Looking to battle, too. Like the cratekings.com forums, stonesthrow.com hosts ongoing Beat Battles, in which entrants take a communal sample and make something new from it. The most recent battle, number 115 (you read that right), had over 50 participants (you read that right, too).
The house rules are simple, and purposefully restrictive. You’re allowed that one sample, which you can cut’n’splice as you please. There’s an admonition against keyboards, and you can submit only one mix per contest.
There are some masterful little productions among the submissions in contest 115. Dubman‘s upbeat “Chicken of the Sea” (MP3) is an organ-crazed, uncharacteristically upbeat affair, while AJ‘s “stmb bb 115” uses some backward masking to bring a turntablistic flair to the work (MP3). And while most of the productions have a rap-ready appeal, there’s some abstraction afoot: the cut’n’paste “kvu_STMB115” has some extended breaks that are downright leftfield — for fun, call its creator Will.i.am S. Burroughs (MP3).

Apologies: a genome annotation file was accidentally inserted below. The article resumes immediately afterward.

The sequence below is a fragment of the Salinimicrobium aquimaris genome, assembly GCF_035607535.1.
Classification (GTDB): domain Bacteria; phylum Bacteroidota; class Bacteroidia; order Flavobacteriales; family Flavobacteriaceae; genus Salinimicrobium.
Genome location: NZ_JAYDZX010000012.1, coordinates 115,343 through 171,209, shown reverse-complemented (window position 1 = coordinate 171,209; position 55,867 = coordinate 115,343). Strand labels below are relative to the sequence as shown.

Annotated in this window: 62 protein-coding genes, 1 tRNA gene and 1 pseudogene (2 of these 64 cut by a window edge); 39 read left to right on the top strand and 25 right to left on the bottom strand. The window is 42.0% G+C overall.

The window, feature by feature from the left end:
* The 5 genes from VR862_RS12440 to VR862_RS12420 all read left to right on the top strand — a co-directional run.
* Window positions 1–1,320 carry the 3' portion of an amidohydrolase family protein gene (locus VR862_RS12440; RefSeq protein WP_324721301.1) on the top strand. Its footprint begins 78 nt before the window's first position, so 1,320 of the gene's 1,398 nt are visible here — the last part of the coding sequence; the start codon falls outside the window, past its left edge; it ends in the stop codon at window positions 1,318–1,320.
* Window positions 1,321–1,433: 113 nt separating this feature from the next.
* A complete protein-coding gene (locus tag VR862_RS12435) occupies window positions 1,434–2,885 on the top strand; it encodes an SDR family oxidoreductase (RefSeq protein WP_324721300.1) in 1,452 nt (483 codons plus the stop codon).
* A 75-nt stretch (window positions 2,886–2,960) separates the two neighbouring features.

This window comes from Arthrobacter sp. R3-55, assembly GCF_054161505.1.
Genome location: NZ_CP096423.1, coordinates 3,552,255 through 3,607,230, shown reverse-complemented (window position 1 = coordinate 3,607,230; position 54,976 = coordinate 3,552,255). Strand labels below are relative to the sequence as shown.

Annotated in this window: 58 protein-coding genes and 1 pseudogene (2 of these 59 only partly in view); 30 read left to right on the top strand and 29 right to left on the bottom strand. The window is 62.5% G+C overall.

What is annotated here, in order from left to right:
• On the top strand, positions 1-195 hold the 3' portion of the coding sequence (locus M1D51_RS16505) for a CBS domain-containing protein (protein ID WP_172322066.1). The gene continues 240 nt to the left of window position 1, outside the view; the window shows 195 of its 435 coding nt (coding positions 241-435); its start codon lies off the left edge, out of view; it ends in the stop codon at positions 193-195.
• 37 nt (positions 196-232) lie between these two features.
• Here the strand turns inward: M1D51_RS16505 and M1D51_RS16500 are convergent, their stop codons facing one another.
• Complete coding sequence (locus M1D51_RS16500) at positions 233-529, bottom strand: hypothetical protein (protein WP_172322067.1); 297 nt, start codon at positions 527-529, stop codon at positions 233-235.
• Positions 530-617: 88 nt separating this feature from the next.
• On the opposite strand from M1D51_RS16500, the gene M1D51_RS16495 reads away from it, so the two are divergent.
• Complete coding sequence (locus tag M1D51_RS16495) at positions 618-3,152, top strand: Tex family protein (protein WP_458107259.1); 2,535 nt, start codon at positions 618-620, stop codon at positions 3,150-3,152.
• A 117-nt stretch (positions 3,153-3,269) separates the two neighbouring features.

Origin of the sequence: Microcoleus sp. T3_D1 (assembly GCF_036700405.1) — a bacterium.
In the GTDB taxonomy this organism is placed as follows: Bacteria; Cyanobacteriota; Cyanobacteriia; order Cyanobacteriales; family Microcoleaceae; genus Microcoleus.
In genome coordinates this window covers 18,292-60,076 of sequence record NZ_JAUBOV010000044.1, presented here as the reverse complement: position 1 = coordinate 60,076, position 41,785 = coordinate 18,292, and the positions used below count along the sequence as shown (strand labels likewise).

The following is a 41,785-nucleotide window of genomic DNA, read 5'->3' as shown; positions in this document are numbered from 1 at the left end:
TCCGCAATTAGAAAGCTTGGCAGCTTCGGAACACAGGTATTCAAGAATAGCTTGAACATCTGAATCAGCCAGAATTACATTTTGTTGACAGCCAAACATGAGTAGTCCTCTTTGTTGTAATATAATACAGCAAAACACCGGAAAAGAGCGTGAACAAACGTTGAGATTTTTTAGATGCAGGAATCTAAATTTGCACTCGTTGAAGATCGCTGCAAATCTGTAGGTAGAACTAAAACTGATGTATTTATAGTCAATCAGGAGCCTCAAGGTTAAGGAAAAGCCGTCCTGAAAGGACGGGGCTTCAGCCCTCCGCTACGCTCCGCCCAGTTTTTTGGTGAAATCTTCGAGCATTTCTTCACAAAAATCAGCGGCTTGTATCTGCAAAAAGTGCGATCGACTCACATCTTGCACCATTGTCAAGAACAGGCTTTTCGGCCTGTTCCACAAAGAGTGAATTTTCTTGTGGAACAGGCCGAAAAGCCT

While they’re enjoyable on their lonesome, the best way to appreciate a Beat Battle like this one is to listen to the whole group, which provides a broken-kaleidoscope view of the original track. That organ so central to the Dubman track (which won the battle vote), for example, is reduced to a halting cadence on Saphyre‘s “Stonesthrow15” (MP3)
The original post is at stonesthrow.com, and voting closed this past Friday at stonesthrow.com. The full set is at drop.io (the track titles veer toward the unintelligible, and I’m not sure which of them is the original sample). There appears to be an expiration date built into those MP3 URLs, but it’s not clear when it is, so if you find the material of interest, download sooner than later.
The next Stones Throw Beat Battle, number 116, is based on “The Paisley Window Pane” by late-1960s folk-pop duo Wendy and Bonnie. This time around, the source is helpfully titled “This Is What You Need to Sample” at the drop site, drop.io/stmb116. (The song was apparently sampled previously by Super Furry Animals on the opening track to their 2003 album Phantom Power, titled “Hello Sunshine.”)